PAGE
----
Milk and salmon contamination feature in food safety alerts

By Ahmed ElAmin

- Last updated on GMT

Related tags Food safety European union

Alerts about ink chemicals in Italian milk and doctored salmon from
Norway dominate the latest EU's food safety advisory.

The EU's rapid alert notification list serves as an early warning system for regulators from member states and for those along the supply chain who use the foods as ingredients.

The processing industry is under regulatory and consumer pressure to ensure better safety of their products. In addition to the damage to a firm's reputation and market share a food safety problem may cause, huge expenses may be incurred due to product recalls and fines.

A total of 78 alerts about contaminated foods were issued during the second week of January. Last week Norway informed the Commission that its regulator had found unauthorised nitrites in smoked or cured salmon and trout produced by its fish processors.

Eight processors were caught using nitrites to make their fish look fresher. Norway's Consumer Council claims that the producers have damaged the country's reputation by using the additive and has asked the Norwegian Food Safety Authority to file criminal charges against the fish producers.

Nitrites stabilize food colour and influence taste. Nitrites are not considered a direct problem. But the additive reacts with amines in foodstuffs and transforms into carcinogenic nitrosamines.

Six other food alerts were filed by Italy, after the country said it found isopropyl thioxanthone (ITX), a packaging chemical, in a number of drink products.

ITX was found in chocolate and cocoa milk products sourced from Austria. ITX was found in baby milk, grapefruit juice and pineapple juice produced within Italy. The country said it also found ITX in milk and cocoa beverages from Germany.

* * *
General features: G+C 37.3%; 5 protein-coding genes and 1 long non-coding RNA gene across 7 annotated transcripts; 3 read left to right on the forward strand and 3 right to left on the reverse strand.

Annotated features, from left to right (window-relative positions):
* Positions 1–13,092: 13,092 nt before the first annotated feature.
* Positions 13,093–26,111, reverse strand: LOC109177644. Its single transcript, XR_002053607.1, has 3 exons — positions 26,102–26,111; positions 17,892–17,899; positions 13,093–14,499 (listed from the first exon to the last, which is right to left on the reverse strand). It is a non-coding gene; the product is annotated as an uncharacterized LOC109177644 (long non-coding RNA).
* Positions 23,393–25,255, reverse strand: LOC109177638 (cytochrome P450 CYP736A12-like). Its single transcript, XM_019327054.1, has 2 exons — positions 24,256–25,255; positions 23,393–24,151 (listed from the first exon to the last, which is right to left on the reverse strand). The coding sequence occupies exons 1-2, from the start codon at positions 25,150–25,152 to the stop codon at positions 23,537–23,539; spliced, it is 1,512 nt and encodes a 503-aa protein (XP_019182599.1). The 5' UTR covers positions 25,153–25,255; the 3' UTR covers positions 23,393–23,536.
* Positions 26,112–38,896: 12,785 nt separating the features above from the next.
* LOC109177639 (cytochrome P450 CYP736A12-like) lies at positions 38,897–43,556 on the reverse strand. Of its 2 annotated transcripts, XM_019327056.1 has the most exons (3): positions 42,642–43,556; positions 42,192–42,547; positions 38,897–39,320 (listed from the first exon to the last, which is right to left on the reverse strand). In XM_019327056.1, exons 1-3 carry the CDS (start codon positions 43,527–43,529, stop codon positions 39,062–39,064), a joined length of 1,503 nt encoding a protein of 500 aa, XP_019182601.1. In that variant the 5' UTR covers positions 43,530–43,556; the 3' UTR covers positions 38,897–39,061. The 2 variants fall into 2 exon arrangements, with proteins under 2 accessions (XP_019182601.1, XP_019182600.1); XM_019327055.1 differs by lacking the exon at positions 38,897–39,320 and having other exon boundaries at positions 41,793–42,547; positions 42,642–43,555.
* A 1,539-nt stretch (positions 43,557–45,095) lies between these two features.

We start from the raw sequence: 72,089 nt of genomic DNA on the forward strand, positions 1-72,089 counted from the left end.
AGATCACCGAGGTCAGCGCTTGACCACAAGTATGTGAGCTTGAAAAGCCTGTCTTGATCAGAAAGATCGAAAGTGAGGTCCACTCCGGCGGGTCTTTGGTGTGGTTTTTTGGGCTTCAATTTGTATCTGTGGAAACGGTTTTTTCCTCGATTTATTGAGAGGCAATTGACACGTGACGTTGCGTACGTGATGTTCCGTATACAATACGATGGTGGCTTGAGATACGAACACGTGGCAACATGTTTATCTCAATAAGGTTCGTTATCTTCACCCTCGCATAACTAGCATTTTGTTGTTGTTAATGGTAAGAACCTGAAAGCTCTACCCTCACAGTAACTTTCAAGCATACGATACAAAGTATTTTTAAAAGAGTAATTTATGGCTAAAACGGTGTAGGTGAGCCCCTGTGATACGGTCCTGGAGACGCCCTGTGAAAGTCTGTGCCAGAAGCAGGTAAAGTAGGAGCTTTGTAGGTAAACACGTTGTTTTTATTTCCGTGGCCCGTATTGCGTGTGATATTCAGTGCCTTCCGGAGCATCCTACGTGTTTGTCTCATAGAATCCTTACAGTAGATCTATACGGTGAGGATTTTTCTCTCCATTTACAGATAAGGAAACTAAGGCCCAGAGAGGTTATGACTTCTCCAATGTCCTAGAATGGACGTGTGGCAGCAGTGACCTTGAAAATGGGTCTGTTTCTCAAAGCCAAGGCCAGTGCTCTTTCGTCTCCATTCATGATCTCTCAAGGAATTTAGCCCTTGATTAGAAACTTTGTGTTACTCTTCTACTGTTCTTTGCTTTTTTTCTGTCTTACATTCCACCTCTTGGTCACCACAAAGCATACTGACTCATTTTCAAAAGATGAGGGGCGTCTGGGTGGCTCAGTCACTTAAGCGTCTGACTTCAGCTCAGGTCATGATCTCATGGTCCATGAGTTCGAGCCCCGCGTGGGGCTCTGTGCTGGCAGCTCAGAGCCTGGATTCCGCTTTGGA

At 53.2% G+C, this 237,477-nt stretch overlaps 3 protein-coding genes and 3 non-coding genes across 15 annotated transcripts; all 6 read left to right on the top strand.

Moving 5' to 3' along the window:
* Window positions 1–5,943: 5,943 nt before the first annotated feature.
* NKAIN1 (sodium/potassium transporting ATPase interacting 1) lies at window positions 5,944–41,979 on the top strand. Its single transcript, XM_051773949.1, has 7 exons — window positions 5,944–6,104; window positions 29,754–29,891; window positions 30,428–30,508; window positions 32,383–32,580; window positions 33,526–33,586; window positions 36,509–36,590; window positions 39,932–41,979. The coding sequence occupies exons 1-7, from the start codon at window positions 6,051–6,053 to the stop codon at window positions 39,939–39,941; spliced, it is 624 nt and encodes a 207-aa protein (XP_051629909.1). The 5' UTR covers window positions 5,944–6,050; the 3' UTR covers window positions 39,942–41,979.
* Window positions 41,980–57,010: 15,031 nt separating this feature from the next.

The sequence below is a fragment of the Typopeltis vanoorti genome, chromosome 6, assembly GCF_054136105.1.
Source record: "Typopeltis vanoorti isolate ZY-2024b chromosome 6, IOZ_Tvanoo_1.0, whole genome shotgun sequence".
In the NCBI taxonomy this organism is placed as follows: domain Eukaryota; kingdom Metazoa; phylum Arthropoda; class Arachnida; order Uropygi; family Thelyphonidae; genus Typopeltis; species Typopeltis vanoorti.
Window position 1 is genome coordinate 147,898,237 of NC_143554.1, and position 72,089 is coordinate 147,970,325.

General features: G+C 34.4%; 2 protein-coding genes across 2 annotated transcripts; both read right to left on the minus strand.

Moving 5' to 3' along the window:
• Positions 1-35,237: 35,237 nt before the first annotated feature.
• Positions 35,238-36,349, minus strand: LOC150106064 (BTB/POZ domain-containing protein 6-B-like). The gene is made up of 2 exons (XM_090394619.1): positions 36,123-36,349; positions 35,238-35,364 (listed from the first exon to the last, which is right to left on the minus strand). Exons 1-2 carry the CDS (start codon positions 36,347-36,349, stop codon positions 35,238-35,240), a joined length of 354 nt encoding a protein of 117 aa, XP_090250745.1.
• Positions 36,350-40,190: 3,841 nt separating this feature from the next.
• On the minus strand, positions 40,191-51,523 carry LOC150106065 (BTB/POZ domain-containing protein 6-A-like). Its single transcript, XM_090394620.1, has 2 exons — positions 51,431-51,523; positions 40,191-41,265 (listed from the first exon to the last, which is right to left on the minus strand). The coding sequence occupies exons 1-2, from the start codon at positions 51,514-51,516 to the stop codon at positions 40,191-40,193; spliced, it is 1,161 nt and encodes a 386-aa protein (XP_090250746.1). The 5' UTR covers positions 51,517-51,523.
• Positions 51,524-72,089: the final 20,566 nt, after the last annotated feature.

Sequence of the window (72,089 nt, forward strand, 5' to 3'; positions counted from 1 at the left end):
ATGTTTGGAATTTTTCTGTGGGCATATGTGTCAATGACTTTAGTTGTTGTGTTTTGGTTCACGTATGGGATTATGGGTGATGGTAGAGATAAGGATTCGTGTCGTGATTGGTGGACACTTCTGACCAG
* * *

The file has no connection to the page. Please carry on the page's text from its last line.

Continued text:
ITX hit the headlines in September after Italy's food safety regulators detected it in some batches of Nestlé's products. The packaging was produced by Sweden-based Tetra Pak.

The ink curing agent was found to have migrated through the packaging and into the milk.

Tetra Pak stopped using ITX in the packing for the affected Nestlé products in October after being informed of the problem. The company is also phasing out the use of ITX in other fatty liquid products and for some juices.

The resulting controversy led to claims and counterclaims about the safety of the chemical by the Italian government, consumer groups, Nestlé and Tetra Pak.

In December the European Food Safety Authority (EFSA) said scientific evidence indicates that the presence of the chemical in packaged foods does not pose a health risk.

Other safety alerts issued last week include Austria's finding of unauthhorised Sudan 1 and Sudan 4 colours in paprika powder sourced from Germany.

Norway found Salmonella Typhimurium in frozen wild duck fillets, imported from the Netherlands via Belgium. Spain found Listeria monocytogenes in goat cheese produced within its borders.

Denmark issued two alerts about unauthorised novel food supplements from two products imported from the US. The food supplements were not identified.

Meanwhile, aflatoxins found in pistachio nuts from Iran were the subject of 13 separate alert notices from various countries.

Last year 538 notifications concerned aflatoxins in pistachios, of which 487 concerned those primarily originating from Iran. As a result the European Commission cracked down on imports from Iran and put in place new measures. All consignments from the country are analysed twice, the first time prior to export by Iran's regulators and the second time prior to import by the EU member state.

The EU has also limited the validity of the health certificates issued to Iran's exports to four months. The bloc also requires that all costs resulting from sampling, analysis, storage and official measures taken regarding non compliant consignments to be borne by the importers or food business operators concerned.

Last year Eurosurvelliance, the EU's cross-border warning network, recorded 691 alerts about bad foods. That's a 52 per cent jump in the number of alerts over the previous year.

Alerts record incidents of contaminated food or feed that may have crossing into other members' borders. Another 1,897 information notices, a two per cent rise, recorded incidents that remained contained within an individual country, or arrived as exports to the bloc and were stopped at its borders.

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